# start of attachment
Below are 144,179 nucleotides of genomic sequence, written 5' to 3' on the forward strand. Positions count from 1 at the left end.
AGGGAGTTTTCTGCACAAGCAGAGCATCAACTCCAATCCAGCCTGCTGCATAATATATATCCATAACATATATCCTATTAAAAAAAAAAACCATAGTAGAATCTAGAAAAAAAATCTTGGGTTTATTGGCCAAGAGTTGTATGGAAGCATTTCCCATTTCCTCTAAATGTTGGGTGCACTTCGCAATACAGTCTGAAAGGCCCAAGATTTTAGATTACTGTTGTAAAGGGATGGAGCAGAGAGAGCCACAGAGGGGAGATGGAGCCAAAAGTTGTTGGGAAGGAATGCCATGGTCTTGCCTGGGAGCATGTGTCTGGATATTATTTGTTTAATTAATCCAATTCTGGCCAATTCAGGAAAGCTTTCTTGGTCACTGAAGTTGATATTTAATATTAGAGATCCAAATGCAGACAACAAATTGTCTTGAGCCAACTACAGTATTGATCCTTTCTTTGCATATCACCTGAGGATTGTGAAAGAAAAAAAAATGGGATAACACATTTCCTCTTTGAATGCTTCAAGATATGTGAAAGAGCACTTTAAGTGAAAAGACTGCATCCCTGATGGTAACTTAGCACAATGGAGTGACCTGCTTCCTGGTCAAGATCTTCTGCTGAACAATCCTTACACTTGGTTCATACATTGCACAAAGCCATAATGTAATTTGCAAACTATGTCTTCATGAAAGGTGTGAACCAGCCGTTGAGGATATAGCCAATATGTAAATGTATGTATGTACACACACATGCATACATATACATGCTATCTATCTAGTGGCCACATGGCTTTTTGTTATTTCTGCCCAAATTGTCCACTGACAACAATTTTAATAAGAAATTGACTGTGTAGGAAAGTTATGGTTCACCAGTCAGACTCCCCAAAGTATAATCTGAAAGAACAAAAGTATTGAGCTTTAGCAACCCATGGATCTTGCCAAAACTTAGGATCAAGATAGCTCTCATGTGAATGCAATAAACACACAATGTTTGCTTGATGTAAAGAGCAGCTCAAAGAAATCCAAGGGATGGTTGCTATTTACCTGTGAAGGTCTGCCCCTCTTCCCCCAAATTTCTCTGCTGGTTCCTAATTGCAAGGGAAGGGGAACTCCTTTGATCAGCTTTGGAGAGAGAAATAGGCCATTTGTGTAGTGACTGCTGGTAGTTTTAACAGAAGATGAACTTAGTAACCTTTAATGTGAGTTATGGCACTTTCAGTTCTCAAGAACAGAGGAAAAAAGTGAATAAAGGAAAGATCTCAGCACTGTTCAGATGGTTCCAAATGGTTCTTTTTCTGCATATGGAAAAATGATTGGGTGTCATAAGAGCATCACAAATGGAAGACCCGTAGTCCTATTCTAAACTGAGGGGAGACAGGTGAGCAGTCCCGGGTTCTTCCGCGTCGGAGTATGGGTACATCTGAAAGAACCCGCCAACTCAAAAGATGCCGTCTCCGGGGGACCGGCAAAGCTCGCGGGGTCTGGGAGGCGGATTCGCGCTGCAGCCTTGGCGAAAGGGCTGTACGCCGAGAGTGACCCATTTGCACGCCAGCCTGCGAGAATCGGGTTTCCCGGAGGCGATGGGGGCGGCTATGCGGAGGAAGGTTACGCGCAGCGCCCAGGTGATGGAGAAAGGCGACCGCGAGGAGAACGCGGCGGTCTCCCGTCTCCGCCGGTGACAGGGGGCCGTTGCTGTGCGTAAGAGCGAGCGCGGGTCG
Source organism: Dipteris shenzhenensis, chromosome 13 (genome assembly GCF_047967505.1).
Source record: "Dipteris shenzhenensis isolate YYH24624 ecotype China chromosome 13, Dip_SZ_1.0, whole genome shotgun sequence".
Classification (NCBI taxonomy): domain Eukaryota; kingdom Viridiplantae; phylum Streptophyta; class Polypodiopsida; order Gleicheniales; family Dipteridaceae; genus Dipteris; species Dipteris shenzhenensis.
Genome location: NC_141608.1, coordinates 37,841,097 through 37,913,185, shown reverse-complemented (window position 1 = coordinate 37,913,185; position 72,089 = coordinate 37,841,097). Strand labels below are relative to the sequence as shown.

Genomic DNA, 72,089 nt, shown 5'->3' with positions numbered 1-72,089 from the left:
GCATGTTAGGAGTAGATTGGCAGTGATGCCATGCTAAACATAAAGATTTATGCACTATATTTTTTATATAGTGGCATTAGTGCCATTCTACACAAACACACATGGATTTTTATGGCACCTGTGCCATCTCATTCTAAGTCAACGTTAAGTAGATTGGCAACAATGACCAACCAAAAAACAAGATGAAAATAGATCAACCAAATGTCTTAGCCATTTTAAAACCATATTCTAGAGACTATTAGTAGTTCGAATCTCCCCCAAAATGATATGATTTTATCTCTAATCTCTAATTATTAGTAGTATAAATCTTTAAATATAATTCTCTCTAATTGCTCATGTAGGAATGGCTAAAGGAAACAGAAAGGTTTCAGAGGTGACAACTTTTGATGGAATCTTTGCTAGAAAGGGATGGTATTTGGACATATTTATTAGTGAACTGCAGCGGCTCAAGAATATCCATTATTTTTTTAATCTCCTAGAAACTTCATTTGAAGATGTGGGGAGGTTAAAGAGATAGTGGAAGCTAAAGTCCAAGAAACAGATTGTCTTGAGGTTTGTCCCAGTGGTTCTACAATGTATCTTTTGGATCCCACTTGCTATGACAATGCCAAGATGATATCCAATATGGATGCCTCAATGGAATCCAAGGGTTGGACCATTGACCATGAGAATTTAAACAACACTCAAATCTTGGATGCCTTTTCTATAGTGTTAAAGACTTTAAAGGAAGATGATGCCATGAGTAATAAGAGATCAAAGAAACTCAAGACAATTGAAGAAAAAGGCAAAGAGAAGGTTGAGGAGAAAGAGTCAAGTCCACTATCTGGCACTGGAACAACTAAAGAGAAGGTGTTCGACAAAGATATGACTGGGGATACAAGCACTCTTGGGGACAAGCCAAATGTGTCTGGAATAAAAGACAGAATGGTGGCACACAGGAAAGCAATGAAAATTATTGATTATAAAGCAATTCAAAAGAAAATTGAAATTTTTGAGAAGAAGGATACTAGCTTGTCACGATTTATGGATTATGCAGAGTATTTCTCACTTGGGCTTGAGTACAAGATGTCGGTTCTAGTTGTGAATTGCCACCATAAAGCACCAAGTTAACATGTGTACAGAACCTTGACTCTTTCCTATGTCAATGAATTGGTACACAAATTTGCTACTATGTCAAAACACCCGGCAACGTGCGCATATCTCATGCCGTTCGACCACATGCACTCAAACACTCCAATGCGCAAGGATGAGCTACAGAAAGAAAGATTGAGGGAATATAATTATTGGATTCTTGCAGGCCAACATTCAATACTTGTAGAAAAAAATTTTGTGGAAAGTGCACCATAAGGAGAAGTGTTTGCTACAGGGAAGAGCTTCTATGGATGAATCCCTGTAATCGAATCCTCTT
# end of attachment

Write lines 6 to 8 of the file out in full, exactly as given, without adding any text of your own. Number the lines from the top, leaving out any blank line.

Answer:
Genome location: NC_141608.1, coordinates 37,841,097 through 37,913,185, shown reverse-complemented (window position 1 = coordinate 37,913,185; position 72,089 = coordinate 37,841,097). Strand labels below are relative to the sequence as shown.

Genomic DNA, 72,089 nt, shown 5'->3' with positions numbered 1-72,089 from the left:
GCATGTTAGGAGTAGATTGGCAGTGATGCCATGCTAAACATAAAGATTTATGCACTATATTTTTTATATAGTGGCATTAGTGCCATTCTACACAAACACACATGGATTTTTATGGCACCTGTGCCATCTCATTCTAAGTCAACGTTAAGTAGATTGGCAACAATGACCAACCAAAAAACAAGATGAAAATAGATCAACCAAATGTCTTAGCCATTTTAAAACCATATTCTAGAGACTATTAGTAGTTCGAATCTCCCCCAAAATGATATGATTTTATCTCTAATCTCTAATTATTAGTAGTATAAATCTTTAAATATAATTCTCTCTAATTGCTCATGTAGGAATGGCTAAAGGAAACAGAAAGGTTTCAGAGGTGACAACTTTTGATGGAATCTTTGCTAGAAAGGGATGGTATTTGGACATATTTATTAGTGAACTGCAGCGGCTCAAGAATATCCATTATTTTTTTAATCTCCTAGAAACTTCATTTGAAGATGTGGGGAGGTTAAAGAGATAGTGGAAGCTAAAGTCCAAGAAACAGATTGTCTTGAGGTTTGTCCCAGTGGTTCTACAATGTATCTTTTGGATCCCACTTGCTATGACAATGCCAAGATGATATCCAATATGGATGCCTCAATGGAATCCAAGGGTTGGACCATTGACCATGAGAATTTAAACAACACTCAAATCTTGGATGCCTTTTCTATAGTGTTAAAGACTTTAAAGGAAGATGATGCCATGAGTAATAAGAGATCAAAGAAACTCAAGACAATTGAAGAAAAAGGCAAAGAGAAGGTTGAGGAGAAAGAGTCAAGTCCACTATCTGGCACTGGAACAACTAAAGAGAAGGTGTTCGACAAAGATATGACTGGGGATACAAGCACTCTTGGGGACAAGCCAAATGTGTCTGGAATAAAAGACAGAATGGTGGCACACAGGAAAGCAATGAAAATTATTGATTATAAAGCAATTCAAAAGAAAATTGAAATTTTTGAGAAGAAGGATACTAGCTTGTCACGATTTATGGATTATGCAGAGTATTTCTCACTTGGGCTTGAGTACAAGATGTCGGTTCTAGTTGTGAATTGCCACCATAAAGCACCAAGTTAACATGTGTACAGAACCTTGACTCTTTCCTATGTCAATGAATTGGTACACAAATTTGCTACTATGTCAAAACACCCGGCAACGTGCGCATATCTCATGCCGTTCGACCACATGCACTCAAACACTCCAATGCGCAAGGATGAGCTACAGAAAGAAAGATTGAGGGAATATAATTATTGGATTCTTGCAGGCCAACATTCAATACTTGTAGAAAAAAATTTTGTGGAAAGTGCACCATAAGGAGAAGTGTTTGCTACAGGGAAGAGCTTCTATGGATGAATCCCTGTAATCGAATCCTCTT